As much as conservatives like Mike Lee and others argue in favor of scrapping the federal highway program and handing the task off to states, this is why we can’t rely on states to do a better job than the feds - they’re broken, too. We need to fix what’s wrong at every level of government when it comes to highways. They need to top pilfering our road taxes for non-road purposes, especially transit and rail boondoggles and these hike & bike trails that canabalize parking in downtown areas and take away scarce road dollars needed to ease congestion.
States Siphon Gas Tax for Other Uses
Makes Them More Reliant on Federal Assistance for New Infrastructure
By Damian Paletta
Wall Street Journal
July 16, 2014 8:53 p.m. ET
States are allotting a growing share of the funds they raise from gas taxes to debt service and spending unrelated to roads and bridges, making them more reliant on federal assistance to pay for new infrastructure.
The shrinking pot of state cash is one reason why governors increasingly are in a panic over a congressional impasse about replenishing the federal Highway Trust Fund. The federal fund, too, is running out of money and will cut disbursements to states in August if Congress doesn't intervene.
Texas spends 25% of its fuel-tax revenue on education programs. Kansas has allocated some of its gas-tax revenue to pay for Medicaid and schools. Nationwide, making interest payments on debt used to fund existing infrastructure projects is one of the biggest state expenditures.
Allen Biehler, who ran Pennsylvania's transportation department for eight years before joining Carnegie Mellon University in 2011, said many states pursued bond financing to accelerate projects only to get caught short when the payments came due.
Debt payments "produce a real albatross around the neck of the states," forcing many to seek federal assistance, he said.
New Jersey is projected to collect $541 million in state gas-tax revenue this year, of which $516 million has been set aside to pay for about $1 billion in debt interest. New York last year collected about $2 billion in fuel, auto-rental and related taxes and fees.
Those dollars went into a fund that paid $1.4 billion on debt interest payments, up from $870 million in 2008.
Washington state estimates it will spend 70% of the fuel-tax revenue it brings in during the next decade on paying off debt for past projects.
Compounding the problem, gas-tax revenue has come in below targets in many states, in part because of a rising use of fuel-efficient cars and weaker-than-expected economic growth. Nationwide, states collect more than $40 billion a year in gas-tax revenue.
Republican and Democratic governors recently have been prodding Congress to resolve the issue to ensure that federal highway funding, which is financed in large part by the federal gasoline tax, isn't halted.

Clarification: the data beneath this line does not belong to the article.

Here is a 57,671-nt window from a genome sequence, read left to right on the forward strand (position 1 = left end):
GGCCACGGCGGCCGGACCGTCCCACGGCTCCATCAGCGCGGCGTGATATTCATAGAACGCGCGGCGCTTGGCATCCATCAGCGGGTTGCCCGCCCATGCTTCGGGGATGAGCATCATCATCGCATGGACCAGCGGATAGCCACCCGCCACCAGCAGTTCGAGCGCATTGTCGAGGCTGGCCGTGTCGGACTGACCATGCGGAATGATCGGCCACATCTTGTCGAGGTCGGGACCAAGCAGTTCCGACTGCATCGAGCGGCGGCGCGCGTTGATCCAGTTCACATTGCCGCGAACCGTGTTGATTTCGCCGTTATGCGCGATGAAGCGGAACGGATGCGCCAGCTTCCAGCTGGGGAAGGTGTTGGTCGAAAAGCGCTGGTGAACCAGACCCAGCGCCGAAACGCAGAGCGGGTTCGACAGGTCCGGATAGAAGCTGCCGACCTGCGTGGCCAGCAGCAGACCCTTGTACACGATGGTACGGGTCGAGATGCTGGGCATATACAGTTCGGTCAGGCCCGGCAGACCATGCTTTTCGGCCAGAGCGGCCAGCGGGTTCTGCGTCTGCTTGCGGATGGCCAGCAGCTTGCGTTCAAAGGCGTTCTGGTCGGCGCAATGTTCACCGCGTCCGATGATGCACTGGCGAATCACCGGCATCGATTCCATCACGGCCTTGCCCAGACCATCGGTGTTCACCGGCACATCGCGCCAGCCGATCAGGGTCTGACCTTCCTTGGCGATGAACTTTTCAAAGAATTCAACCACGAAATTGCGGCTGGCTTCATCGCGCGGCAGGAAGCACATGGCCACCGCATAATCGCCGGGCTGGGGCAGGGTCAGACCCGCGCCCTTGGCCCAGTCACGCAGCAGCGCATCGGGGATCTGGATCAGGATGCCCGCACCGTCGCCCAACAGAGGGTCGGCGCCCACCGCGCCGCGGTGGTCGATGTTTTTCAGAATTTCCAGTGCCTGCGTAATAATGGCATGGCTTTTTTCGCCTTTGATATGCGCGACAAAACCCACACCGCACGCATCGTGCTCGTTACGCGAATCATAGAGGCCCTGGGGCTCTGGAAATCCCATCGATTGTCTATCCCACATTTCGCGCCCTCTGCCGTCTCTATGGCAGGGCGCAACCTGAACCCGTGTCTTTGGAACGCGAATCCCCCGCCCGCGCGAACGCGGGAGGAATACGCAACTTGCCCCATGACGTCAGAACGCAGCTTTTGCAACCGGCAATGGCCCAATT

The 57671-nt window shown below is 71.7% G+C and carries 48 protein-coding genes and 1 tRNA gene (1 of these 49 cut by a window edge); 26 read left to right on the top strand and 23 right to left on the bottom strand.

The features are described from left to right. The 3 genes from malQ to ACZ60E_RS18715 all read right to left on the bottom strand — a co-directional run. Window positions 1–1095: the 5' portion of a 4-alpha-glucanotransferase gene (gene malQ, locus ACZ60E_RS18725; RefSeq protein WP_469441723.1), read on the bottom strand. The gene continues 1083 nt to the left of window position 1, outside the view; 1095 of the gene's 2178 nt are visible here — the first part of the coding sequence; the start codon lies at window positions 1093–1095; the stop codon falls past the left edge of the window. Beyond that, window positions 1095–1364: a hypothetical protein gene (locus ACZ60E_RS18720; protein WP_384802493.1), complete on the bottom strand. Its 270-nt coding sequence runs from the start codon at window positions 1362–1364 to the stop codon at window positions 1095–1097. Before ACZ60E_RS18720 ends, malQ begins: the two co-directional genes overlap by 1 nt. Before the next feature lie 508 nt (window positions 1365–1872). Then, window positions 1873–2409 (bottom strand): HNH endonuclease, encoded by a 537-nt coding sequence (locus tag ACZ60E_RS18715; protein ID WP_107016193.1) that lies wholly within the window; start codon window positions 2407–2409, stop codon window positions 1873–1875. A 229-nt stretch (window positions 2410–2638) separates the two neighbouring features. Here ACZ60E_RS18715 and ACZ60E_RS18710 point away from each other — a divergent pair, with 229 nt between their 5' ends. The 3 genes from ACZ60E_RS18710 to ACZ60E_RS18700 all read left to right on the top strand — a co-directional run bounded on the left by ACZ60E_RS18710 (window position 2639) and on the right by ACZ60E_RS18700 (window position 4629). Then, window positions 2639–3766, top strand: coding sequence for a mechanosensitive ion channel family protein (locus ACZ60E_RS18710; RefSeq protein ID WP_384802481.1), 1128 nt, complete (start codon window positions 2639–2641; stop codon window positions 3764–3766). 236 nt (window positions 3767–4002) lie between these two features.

The House this week passed legislation to allow the trust fund to continue making payments through May. The Senate will take up the House's $10.8 billion measure, with a vote possibly next week, said a Senate Democratic aide.
Some Senate lawmakers, however, have objected to the short-term fix. Several House conservatives have proposed cutting the federal gas tax and giving states more flexibility to spend money raised through their own taxes.
Consumers pay state and federal taxes on gas, with the federal government expected to collect more than $30 billion in fuel taxes this year. But the federal government is set to spend more than $40 billion through the Highway Trust Fund in 2014, allocating the money through formulas that depend on where the revenue was collected.
State gas taxes range from 71.3 cents a gallon in California to 12.4 cents a gallon in Alaska.
Some states, such as Ohio, Minnesota, and Missouri, stipulate that no more than 20% of road and bridge revenue can be used for debt service to ensure that the majority of fuel taxes go toward construction.
"Bonding has been a sound way for [the Minnesota transportation department] to fund projects that might otherwise have to wait," Tracy Hatch, the Minnesota agency's deputy commissioner, said in an email. "In recent years we have leveraged low interest rates which have allowed us to stretch our transportation funding further."
Other states took another route.
In 2001, Oregon began issuing debt to pay for highway projects and "front loaded" the borrowing to hasten the work.
Construction spending jumped from $350 million a year in 2002 to nearly $700 million in 2009. The money was used to repair hundreds of bridges, repave roads, widen lanes, and redesign highway interchanges, among other things.
Most of the projects have been completed, but paying off the debt likely will take decades. The state pays about $210 million a year in interest on the bonds—about 35% of state highway spending.
Travis Brouwer, the Oregon transportation department's assistant director, said the approach was "reasonable and prudent," but added that it would take the state three decades to repay the debt.
He said all agency funds, including gas taxes, are being directed toward bond payments, basic road servicing and administrative costs, with nothing left for new projects.
"We will not have any additional money from the state side, so we will have to rely on federal funding going forward," he said.
—Siobhan Hughes contributed to this article.